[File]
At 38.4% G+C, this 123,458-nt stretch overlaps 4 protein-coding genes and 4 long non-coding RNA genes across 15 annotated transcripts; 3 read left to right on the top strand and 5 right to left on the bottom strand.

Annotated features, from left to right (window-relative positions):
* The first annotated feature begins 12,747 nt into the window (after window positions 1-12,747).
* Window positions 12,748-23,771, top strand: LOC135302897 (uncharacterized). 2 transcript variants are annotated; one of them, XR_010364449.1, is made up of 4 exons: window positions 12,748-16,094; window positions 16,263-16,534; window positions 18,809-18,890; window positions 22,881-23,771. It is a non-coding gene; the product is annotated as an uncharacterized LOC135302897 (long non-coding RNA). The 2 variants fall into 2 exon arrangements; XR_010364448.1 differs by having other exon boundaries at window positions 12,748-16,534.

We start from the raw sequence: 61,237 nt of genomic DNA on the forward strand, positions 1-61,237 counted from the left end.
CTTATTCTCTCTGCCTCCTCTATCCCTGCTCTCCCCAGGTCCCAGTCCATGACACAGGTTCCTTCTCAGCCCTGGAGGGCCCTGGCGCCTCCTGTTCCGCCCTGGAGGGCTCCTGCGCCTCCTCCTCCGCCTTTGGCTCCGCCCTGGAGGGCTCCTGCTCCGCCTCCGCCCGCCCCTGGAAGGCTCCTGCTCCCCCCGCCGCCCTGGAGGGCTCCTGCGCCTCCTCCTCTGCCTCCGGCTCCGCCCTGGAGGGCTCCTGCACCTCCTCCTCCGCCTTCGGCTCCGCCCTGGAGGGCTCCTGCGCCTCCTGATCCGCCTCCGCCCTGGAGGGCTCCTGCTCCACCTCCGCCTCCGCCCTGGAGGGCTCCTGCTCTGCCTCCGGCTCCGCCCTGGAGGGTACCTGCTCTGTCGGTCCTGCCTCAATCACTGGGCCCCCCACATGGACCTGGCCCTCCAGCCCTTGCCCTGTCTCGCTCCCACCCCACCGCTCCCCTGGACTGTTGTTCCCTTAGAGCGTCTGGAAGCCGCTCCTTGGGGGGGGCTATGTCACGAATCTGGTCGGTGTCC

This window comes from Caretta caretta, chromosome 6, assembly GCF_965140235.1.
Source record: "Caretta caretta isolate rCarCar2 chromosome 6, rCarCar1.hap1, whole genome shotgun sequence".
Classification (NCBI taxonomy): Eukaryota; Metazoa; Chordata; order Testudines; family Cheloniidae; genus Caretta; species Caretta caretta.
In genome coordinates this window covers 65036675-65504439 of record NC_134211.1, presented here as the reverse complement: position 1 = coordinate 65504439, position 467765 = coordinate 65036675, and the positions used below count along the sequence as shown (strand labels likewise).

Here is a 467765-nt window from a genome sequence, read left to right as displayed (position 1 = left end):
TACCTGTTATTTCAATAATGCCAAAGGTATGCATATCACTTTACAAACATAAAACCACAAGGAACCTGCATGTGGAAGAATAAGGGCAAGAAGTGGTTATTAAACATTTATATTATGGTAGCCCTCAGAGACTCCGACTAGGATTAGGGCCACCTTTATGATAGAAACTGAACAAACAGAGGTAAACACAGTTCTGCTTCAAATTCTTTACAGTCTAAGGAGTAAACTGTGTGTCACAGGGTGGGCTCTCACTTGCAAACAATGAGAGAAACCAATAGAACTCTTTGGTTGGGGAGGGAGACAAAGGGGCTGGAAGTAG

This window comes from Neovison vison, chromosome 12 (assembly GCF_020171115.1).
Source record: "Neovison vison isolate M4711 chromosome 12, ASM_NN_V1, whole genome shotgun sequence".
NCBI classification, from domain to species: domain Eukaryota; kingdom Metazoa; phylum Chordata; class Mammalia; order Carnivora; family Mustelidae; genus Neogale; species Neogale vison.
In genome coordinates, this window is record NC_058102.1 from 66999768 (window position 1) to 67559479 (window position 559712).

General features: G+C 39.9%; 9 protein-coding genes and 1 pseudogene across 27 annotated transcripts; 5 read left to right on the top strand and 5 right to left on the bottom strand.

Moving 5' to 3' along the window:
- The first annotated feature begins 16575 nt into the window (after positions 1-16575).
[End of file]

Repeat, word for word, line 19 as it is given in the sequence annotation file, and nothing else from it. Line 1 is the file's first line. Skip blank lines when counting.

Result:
- The first annotated feature begins 16575 nt into the window (after positions 1-16575).